In 2008, Joyce Omina cleared her secondary education.
Throughout her secondary school education, her heart harboured passion for working with the community.
Born and raised in Kisumu’s Nyalenda Slums, she well understood the community challenges, and she wanted to be part of the solution.
And today, at 33, Joyce is one of the community health workers in Kisumu, where she is living her dream.
I could knock someone’s door and they would out rightly tell me to go awayJoyce
With a diploma in Community Work, she possesses all the skills and knowledge required of her work.
She is often spotted traversing the densely populated slum.
She has learnt the art of evading the open sewers, hopping over poorly disposed domestic wastes as she moves around.
This sore site is the order of the day here, but this does not divert her attention on her mission.
When the Covid-19 pandemic struck in March 2020, the cloud of misinformation that engulfed the nation cast a shadow on the work of community health workers.
Rural and slum areas like Nyalenda were some of the most affected areas.
For Joyce, penetrating households for her usual routine became an uphill task.
Most residents often regarded health workers as spreaders of the respiratory virus.
“I could knock someone’s door and they would out rightly tell me to go away,” says Joyce.
She adds: “Some even told their children not to mingle with my own because they thought we carried the disease from the hospital.”
By June 2020, the number of people contracting the virus begun to rise exponentially.
President Uhuru Kenyatta ordered each of the 47 counties to set up a 300-bed isolation ward to cater to the rising number of patients.
There was rush to set up ICU services, as the pandemic deepened its claws into the fabric of the health system in Kenya.
During the first wave however, the country fought back, with the Council of Governors revealing that a total of 59, 449 community health workers had been trained on COVID19 management as at July 2020.
Positivity rate was soaring to as high as 26 per cent.
However, according to the ministry of health, 88 percent of the positively confirmed cases were asymptomatic.
On the other hand, the remaining 12 percent presented severe symptoms which included fever, difficulty in breathing and hypoxemia, defined as low oxygen levels.
Home Based Care
Joyce, like the other 2,800 community health workers in Kisumu was among the people that were tasked with ensuring the success of the home-based care and isolation programme.
This was the only way for the country to decrease the pressure in its healthcare system and have only severe cases treated in hospitals.
the training was thorough and we had answers when we went back to teach people how to take care of themselvesJoyce Omina
“It was a relief because you know by that time, the virus was new, nobody understood what we were supposed to do,” she says.
“But the training was thorough and we had answers when we went back to teach people how to take care of themselves,” adds Joyce.
Her task, like her counterparts, was to assess and relay information on whether a patient qualifies for the home-based care and isolation program.
This was done through checking that there is a separate, well-ventilated room for isolation of the patient as well as adequate hygiene utilities such as water to maintain high standards of cleanliness during the recovery period.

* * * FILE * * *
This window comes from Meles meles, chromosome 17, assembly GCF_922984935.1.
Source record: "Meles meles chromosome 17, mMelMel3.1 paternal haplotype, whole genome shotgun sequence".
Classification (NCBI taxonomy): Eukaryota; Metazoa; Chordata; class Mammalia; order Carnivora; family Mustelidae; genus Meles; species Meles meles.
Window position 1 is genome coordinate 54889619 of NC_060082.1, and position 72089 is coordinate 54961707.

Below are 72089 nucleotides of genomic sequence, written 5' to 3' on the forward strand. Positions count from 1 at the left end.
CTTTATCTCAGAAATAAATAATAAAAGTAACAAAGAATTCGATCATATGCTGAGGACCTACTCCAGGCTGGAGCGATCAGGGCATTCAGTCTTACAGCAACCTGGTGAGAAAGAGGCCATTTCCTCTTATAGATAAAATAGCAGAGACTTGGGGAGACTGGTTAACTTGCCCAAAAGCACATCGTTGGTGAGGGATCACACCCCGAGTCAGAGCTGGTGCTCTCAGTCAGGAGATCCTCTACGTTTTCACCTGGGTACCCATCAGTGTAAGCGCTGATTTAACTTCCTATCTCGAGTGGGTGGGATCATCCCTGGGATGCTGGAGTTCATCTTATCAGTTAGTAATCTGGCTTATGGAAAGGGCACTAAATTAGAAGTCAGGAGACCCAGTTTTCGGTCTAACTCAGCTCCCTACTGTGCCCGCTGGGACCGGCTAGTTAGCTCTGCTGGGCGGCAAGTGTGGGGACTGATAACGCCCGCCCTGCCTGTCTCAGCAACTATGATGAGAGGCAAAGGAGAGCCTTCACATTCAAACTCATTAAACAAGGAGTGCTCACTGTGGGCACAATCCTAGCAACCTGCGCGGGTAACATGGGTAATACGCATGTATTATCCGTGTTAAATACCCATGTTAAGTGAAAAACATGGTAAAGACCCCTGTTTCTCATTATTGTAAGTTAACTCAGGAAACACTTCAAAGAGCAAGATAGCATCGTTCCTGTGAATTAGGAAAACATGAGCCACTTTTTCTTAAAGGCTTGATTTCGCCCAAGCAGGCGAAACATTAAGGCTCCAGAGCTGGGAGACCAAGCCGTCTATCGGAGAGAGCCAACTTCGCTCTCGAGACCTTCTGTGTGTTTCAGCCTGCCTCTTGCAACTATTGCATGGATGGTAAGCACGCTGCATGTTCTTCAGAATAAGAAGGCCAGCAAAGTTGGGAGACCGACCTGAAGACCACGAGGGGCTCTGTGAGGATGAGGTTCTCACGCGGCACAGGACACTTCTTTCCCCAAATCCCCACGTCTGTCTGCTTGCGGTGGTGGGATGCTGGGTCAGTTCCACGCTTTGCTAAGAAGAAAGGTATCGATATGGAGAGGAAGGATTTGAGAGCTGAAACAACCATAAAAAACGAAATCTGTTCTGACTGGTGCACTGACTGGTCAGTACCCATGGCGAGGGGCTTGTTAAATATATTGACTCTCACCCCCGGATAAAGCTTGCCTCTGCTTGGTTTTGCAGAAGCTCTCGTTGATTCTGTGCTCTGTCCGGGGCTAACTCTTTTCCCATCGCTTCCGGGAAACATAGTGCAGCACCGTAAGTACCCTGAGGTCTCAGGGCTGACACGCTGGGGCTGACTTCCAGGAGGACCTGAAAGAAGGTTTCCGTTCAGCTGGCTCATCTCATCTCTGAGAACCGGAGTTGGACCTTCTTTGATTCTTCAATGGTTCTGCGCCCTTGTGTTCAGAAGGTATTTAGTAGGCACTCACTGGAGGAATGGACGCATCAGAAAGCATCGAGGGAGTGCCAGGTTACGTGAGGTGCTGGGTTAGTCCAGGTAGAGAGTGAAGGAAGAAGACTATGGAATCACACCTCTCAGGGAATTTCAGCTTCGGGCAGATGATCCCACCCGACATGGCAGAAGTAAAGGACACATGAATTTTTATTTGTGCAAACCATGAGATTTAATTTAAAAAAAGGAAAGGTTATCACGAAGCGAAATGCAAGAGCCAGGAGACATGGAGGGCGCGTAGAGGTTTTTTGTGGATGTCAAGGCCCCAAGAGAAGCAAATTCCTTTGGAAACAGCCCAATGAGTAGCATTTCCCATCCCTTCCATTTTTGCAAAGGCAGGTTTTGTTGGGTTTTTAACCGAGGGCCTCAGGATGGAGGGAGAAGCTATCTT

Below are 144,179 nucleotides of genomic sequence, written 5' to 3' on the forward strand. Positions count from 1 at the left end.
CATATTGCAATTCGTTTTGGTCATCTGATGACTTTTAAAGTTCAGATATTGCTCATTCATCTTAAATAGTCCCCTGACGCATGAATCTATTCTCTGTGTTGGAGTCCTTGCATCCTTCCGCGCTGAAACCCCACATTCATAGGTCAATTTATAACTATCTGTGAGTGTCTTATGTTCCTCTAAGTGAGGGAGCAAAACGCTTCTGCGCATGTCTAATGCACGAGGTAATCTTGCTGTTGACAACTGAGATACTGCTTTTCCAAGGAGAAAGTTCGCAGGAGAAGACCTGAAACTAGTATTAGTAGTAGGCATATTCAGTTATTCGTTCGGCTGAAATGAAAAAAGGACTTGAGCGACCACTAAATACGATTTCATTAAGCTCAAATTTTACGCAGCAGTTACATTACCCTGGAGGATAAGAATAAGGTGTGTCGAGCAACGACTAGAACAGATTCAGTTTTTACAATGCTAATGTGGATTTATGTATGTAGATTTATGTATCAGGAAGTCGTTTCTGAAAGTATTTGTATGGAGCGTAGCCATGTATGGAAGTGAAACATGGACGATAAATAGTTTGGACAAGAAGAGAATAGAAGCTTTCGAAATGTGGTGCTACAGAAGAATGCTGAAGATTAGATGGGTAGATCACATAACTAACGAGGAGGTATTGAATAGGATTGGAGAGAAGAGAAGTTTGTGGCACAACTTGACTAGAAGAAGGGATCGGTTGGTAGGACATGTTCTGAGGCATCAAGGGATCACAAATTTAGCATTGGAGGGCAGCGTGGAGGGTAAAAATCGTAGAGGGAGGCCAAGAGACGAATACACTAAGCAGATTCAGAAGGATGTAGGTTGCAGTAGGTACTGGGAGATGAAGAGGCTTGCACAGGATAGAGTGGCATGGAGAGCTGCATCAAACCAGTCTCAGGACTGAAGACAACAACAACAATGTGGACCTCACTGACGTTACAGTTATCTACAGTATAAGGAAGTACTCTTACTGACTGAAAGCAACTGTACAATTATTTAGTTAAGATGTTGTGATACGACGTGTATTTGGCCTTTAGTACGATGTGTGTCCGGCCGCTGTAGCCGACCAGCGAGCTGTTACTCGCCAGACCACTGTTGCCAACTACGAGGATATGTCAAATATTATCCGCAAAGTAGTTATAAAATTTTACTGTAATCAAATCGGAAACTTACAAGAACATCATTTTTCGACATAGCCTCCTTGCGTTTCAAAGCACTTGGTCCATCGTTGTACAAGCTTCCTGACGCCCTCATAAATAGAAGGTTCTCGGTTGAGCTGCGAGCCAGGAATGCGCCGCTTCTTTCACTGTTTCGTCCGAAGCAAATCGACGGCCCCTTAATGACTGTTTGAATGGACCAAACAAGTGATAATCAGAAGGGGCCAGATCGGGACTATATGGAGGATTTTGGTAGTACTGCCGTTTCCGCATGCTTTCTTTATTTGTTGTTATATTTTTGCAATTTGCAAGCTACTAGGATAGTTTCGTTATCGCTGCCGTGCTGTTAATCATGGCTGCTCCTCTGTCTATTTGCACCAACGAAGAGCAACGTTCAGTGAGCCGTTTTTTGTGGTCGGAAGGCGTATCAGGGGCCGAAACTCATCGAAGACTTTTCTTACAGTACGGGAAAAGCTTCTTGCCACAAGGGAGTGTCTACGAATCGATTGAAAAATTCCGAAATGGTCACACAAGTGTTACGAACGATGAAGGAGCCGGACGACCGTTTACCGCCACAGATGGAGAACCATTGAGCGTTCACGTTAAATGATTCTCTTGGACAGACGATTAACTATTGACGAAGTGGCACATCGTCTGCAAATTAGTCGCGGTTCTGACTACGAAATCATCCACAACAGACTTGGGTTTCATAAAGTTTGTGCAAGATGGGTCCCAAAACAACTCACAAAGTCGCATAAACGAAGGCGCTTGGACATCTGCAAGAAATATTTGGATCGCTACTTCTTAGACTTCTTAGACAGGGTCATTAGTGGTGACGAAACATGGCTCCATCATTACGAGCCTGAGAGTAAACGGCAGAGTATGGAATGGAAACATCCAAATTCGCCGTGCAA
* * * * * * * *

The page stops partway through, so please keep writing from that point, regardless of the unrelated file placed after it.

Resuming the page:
Though no curative drug has been prescribed for Covid-19 until now, the community health workers delivered a prescription of anti-histamine and paracetamol drugs.
These drugs were meant to treat the nasal congestion symptoms as well as fever.
They were also encouraging the patients to indulge in physical activity in the sun to beat the fatigue that kicked in with the infection.
In Kisumu, the county government adopted a policy in 2019, that saw community health workers receive a monthly stipend of 20 dollars.
In addition, they benefited from a health insurance cover dubbed “Marwa” which means “our own”.
Universal Health Coverage
According to the County Executive Member for Health Dr Gregory Ganda, the policy was adopted during the pilot roll out of the universal health coverage program.
In the program, the county identified the pivotal role of these workers in ensuring a water tight health system.
“Much has had to happen and I know the national government did a policy for community health services which was enacted in 2020,” he said.
According to the Ministry of Health, Kenya had about 80, 400 community health workers by 2020, serving a population of close to 7.5 million people.
World Health Recommendation target
According to the World Health Organization, one community health worker should handle at most 100 households.
In Kenya, a dwindling health work force and the ballooning population is tilting the scales, with Joyce, serving 175 households at the informal Nyalenda estate
In Brazil, a government backed community health workers program led to a 32 percent drop-in infant mortality rate and a substantial increase in exclusive breastfeeding.
However, in India, according to WHO, the program ran into headwinds due to resistance from medical professions who demanded payment for the workers.
Dr Ganda notes that the success of the community health workers program is largely dependent on political goodwill.
And as the country firms its straddle on the Covid -9 pandemic wave, it is efforts put in place by people such as Joyce at the grass root level, that educate and weed out ignorance while greasing the cog that drives Kenya’s health care system.
This publication was produced with the financial support of the European Union. Its contents are the sole responsibility of Achieng Laura and do not necessarily reflect the views of the European Union